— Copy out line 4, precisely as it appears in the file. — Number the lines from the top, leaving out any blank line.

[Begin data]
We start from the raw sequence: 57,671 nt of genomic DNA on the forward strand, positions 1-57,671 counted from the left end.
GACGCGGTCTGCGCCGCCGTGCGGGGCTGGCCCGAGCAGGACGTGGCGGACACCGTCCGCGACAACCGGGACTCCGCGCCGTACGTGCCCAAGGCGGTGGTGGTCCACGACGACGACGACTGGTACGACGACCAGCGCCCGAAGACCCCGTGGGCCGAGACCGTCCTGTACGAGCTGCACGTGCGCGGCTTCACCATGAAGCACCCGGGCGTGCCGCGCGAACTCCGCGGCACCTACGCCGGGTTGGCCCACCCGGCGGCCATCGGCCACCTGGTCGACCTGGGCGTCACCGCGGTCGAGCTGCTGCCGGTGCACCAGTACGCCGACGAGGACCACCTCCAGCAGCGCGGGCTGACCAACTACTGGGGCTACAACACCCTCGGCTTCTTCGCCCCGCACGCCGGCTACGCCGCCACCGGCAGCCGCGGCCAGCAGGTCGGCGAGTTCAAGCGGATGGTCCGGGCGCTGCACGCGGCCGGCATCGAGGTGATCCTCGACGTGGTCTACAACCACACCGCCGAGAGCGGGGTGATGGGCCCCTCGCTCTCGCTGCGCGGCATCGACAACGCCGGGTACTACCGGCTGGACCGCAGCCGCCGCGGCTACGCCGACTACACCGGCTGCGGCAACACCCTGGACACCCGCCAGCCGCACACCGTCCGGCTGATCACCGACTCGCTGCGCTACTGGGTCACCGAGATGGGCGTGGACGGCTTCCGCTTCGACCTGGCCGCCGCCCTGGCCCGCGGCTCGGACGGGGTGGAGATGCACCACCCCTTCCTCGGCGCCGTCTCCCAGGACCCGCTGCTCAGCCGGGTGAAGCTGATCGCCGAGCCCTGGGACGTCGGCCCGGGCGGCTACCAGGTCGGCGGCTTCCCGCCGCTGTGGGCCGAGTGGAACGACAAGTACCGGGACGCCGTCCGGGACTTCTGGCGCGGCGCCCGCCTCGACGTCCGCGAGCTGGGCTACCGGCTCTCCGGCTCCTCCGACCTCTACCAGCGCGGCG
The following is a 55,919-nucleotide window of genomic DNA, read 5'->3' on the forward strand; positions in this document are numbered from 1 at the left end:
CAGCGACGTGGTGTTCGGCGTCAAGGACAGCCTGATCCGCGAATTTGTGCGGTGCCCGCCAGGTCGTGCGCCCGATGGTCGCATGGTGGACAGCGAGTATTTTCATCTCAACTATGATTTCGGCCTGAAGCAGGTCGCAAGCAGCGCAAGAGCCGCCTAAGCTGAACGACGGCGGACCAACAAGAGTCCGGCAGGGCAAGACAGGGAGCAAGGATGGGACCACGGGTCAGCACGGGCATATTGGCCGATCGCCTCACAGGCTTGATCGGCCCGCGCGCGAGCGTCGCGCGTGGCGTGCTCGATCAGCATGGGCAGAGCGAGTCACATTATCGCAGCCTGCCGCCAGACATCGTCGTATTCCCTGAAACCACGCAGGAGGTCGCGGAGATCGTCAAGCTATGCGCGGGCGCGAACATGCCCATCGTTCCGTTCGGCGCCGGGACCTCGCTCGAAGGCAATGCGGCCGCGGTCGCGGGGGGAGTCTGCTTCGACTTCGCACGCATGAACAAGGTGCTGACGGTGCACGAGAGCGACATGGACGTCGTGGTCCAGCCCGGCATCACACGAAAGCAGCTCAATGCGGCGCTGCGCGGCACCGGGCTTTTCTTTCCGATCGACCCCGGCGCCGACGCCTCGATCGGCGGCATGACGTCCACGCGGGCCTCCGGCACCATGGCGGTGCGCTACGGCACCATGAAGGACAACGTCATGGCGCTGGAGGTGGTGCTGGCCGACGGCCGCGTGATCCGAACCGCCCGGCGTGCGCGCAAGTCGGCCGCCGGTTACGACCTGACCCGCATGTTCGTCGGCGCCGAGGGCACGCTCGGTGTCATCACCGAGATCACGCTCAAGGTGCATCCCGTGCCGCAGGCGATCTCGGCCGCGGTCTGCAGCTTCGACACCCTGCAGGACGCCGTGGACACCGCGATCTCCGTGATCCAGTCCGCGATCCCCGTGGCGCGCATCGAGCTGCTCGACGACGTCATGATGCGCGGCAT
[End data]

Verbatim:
CAGCGACGTGGTGTTCGGCGTCAAGGACAGCCTGATCCGCGAATTTGTGCGGTGCCCGCCAGGTCGTGCGCCCGATGGTCGCATGGTGGACAGCGAGTATTTTCATCTCAACTATGATTTCGGCCTGAAGCAGGTCGCAAGCAGCGCAAGAGCCGCCTAAGCTGAACGACGGCGGACCAACAAGAGTCCGGCAGGGCAAGACAGGGAGCAAGGATGGGACCACGGGTCAGCACGGGCATATTGGCCGATCGCCTCACAGGCTTGATCGGCCCGCGCGCGAGCGTCGCGCGTGGCGTGCTCGATCAGCATGGGCAGAGCGAGTCACATTATCGCAGCCTGCCGCCAGACATCGTCGTATTCCCTGAAACCACGCAGGAGGTCGCGGAGATCGTCAAGCTATGCGCGGGCGCGAACATGCCCATCGTTCCGTTCGGCGCCGGGACCTCGCTCGAAGGCAATGCGGCCGCGGTCGCGGGGGGAGTCTGCTTCGACTTCGCACGCATGAACAAGGTGCTGACGGTGCACGAGAGCGACATGGACGTCGTGGTCCAGCCCGGCATCACACGAAAGCAGCTCAATGCGGCGCTGCGCGGCACCGGGCTTTTCTTTCCGATCGACCCCGGCGCCGACGCCTCGATCGGCGGCATGACGTCCACGCGGGCCTCCGGCACCATGGCGGTGCGCTACGGCACCATGAAGGACAACGTCATGGCGCTGGAGGTGGTGCTGGCCGACGGCCGCGTGATCCGAACCGCCCGGCGTGCGCGCAAGTCGGCCGCCGGTTACGACCTGACCCGCATGTTCGTCGGCGCCGAGGGCACGCTCGGTGTCATCACCGAGATCACGCTCAAGGTGCATCCCGTGCCGCAGGCGATCTCGGCCGCGGTCTGCAGCTTCGACACCCTGCAGGACGCCGTGGACACCGCGATCTCCGTGATCCAGTCCGCGATCCCCGTGGCGCGCATCGAGCTGCTCGACGACGTCATGATGCGCGGCAT